One observer cited in a new study by the CFP Board and Heidrick & Struggles predicts assets under management among robo-advisers will grow to nearly $500 billion by 2020—an increase of 2,500% over 2015.
Much of the dramatic shift towards robo-advice will be pushed by the Department of Labor (DOL) fiduciary rule, researchers predict—and traditional advisers should be concerned, given that the complex rulemaking “puts nearly $17 billion of advisory fees in the crosshairs.”
According to CFP Board, there are a range of specific scenarios that could play out in the years ahead when it comes to the proliferation of digital advice. Some believe everyone will go digital and that “automation and digital tools will reign supreme, while regulation keeps direct personal advice fragmented among specialized providers.”
Others argue that digital solutions and service will transform the back office, undoubtedly, but even if this happens many customers will continue to value the human adviser—most notably when it comes to interpreting and helping to implement recommendations made by advanced digital tools. Many others predict advisers will still have an important role to play in helping clients set goals, which can then be pursued through digital tools.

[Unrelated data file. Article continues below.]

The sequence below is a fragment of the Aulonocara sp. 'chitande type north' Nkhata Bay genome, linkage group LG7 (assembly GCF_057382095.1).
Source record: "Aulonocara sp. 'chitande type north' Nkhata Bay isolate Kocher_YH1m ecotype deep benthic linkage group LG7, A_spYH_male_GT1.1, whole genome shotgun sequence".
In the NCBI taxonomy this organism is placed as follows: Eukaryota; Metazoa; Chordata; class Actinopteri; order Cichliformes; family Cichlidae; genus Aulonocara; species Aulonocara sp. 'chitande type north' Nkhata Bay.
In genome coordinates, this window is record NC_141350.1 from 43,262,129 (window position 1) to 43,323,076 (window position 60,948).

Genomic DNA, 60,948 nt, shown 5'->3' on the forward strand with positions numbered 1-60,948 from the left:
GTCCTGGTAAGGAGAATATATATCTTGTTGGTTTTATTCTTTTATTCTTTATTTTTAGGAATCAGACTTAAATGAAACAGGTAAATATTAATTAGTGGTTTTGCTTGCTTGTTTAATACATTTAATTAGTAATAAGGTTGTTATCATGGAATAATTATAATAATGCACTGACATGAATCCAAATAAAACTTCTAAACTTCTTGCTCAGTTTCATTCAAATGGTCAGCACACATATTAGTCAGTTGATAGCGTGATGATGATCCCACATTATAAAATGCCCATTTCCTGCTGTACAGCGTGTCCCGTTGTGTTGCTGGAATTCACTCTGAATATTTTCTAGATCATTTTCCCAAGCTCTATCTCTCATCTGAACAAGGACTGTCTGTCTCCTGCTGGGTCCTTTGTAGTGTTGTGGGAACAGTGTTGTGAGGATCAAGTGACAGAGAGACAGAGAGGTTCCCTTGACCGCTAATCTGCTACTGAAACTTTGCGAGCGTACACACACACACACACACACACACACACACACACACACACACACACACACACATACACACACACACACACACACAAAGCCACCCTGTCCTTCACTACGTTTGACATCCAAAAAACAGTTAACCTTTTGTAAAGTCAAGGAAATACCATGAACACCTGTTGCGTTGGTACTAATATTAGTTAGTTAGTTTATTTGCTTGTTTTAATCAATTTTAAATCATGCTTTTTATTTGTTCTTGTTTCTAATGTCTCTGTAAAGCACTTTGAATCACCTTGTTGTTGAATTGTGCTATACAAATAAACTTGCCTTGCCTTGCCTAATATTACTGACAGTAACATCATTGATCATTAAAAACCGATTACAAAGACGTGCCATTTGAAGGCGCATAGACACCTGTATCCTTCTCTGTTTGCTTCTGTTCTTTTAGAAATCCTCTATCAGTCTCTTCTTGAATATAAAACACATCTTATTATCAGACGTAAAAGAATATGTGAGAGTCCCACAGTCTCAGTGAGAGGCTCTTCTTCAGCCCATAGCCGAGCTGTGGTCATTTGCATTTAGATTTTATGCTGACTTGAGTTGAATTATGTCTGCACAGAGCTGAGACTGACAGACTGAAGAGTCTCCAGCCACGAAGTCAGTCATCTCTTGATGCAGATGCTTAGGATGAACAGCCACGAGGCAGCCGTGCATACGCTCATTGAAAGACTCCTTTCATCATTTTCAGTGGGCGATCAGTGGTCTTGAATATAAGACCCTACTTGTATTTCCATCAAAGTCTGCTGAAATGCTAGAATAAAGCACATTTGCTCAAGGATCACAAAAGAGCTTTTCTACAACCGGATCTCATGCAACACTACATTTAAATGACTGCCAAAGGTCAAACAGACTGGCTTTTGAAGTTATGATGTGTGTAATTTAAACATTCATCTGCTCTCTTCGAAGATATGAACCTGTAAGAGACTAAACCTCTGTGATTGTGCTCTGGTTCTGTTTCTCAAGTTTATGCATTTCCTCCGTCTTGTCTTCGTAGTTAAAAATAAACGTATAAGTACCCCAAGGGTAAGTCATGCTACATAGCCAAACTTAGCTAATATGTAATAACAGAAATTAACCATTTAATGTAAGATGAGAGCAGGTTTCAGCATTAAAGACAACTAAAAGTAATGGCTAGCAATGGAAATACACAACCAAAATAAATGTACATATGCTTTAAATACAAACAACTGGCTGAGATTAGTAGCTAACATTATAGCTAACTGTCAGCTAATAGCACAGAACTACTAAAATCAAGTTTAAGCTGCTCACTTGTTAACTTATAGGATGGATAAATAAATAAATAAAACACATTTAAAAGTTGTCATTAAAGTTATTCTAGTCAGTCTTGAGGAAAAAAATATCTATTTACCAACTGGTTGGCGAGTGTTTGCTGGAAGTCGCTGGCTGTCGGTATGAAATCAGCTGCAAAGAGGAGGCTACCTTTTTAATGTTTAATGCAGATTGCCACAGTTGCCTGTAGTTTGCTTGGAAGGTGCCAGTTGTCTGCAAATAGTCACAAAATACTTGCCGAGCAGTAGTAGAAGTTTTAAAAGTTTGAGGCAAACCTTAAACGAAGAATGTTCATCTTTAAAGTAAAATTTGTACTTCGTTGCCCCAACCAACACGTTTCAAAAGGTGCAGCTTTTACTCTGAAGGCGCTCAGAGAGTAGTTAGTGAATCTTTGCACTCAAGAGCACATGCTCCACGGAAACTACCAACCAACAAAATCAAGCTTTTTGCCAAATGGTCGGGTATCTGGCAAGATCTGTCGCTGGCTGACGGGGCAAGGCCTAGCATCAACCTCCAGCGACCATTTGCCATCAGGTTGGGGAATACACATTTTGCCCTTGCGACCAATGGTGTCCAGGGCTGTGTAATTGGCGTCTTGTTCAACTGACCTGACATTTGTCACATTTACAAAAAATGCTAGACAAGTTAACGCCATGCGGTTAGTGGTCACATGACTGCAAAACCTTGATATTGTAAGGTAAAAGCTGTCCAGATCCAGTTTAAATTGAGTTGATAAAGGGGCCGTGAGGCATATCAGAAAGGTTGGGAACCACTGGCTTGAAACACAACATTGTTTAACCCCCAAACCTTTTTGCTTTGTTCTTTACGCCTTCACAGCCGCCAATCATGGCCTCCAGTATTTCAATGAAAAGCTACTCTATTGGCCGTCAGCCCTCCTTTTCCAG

There are other possible scenarios as well, but as robo-advisers expand, researchers expect scrutiny of fees and cyber-security to play a very important role in shaping demand.
NEXT: Tiered service models a likely future
The research finds one successful approach to digital advice could be to introduce a tiered service model in which an online-only client base can opt for deeper, human-delivered service as needed for an additional annual fee. A second approach sees firms leveraging human advisers across the board for all clients as a supplementary service, where dedicated advisers are assigned to each account and available on-demand when needed.
Both models, researchers explain, can be efficient and low-touch while also allowing each human adviser to engage personally with a much greater number of clients—the key point is that human advisers are no longer doing the difficult account maintenance legwork that machines are better suited for anyway.
“The role of the human adviser in an ‘everyone goes digital’ world has changed significantly,” the analysis predicts. They will function “more under the model of a family doctor than a specialist—adding value as a general practitioner through the coordination of experts with deeper knowledge of specific areas, e.g. estate planning, tax planning or life insurance.”
The research explores other avenues down which digital advice could proceed which may be somewhat less likely to occur—but they will clearly be troubling for traditional advisers to contemplate. In one case, digital is king, and human advice has fallen by the wayside, except as a luxury service for high-net worth individuals.
The full analysis, “Future of Digital Financial Advcie,” is available for download here.